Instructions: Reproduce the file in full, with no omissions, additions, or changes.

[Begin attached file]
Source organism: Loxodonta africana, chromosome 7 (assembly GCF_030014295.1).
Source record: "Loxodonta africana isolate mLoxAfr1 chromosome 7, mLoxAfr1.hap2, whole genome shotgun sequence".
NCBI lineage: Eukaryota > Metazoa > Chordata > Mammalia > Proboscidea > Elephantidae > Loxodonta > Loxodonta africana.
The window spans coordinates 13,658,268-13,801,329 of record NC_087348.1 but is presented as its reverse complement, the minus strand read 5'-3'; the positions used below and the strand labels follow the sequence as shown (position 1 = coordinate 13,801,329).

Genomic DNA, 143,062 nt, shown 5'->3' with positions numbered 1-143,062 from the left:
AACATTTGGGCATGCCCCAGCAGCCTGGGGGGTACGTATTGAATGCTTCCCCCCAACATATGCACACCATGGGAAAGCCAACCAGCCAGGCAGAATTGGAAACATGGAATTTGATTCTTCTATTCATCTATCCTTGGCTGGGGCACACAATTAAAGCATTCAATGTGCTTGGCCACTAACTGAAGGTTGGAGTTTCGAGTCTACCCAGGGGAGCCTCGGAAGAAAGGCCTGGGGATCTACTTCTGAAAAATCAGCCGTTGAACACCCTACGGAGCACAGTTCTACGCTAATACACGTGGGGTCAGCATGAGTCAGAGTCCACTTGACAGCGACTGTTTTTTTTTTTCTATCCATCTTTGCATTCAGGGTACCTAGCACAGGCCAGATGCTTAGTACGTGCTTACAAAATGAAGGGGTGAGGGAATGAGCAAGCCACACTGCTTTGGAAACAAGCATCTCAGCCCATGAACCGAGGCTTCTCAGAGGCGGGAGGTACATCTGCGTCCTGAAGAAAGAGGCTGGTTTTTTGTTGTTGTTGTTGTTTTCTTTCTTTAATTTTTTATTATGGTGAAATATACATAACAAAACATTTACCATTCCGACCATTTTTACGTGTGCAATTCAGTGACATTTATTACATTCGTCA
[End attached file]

Source organism: Loxodonta africana, chromosome 7 (assembly GCF_030014295.1).
Source record: "Loxodonta africana isolate mLoxAfr1 chromosome 7, mLoxAfr1.hap2, whole genome shotgun sequence".
NCBI lineage: Eukaryota > Metazoa > Chordata > Mammalia > Proboscidea > Elephantidae > Loxodonta > Loxodonta africana.
The window spans coordinates 13,658,268-13,801,329 of record NC_087348.1 but is presented as its reverse complement, the minus strand read 5'-3'; the positions used below and the strand labels follow the sequence as shown (position 1 = coordinate 13,801,329).

Genomic DNA, 143,062 nt, shown 5'->3' with positions numbered 1-143,062 from the left:
AACATTTGGGCATGCCCCAGCAGCCTGGGGGGTACGTATTGAATGCTTCCCCCCAACATATGCACACCATGGGAAAGCCAACCAGCCAGGCAGAATTGGAAACATGGAATTTGATTCTTCTATTCATCTATCCTTGGCTGGGGCACACAATTAAAGCATTCAATGTGCTTGGCCACTAACTGAAGGTTGGAGTTTCGAGTCTACCCAGGGGAGCCTCGGAAGAAAGGCCTGGGGATCTACTTCTGAAAAATCAGCCGTTGAACACCCTACGGAGCACAGTTCTACGCTAATACACGTGGGGTCAGCATGAGTCAGAGTCCACTTGACAGCGACTGTTTTTTTTTTTCTATCCATCTTTGCATTCAGGGTACCTAGCACAGGCCAGATGCTTAGTACGTGCTTACAAAATGAAGGGGTGAGGGAATGAGCAAGCCACACTGCTTTGGAAACAAGCATCTCAGCCCATGAACCGAGGCTTCTCAGAGGCGGGAGGTACATCTGCGTCCTGAAGAAAGAGGCTGGTTTTTTGTTGTTGTTGTTGTTTTCTTTCTTTAATTTTTTATTATGGTGAAATATACATAACAAAACATTTACCATTCCGACCATTTTTACGTGTGCAATTCAGTGACATTTATTACATTCGTCA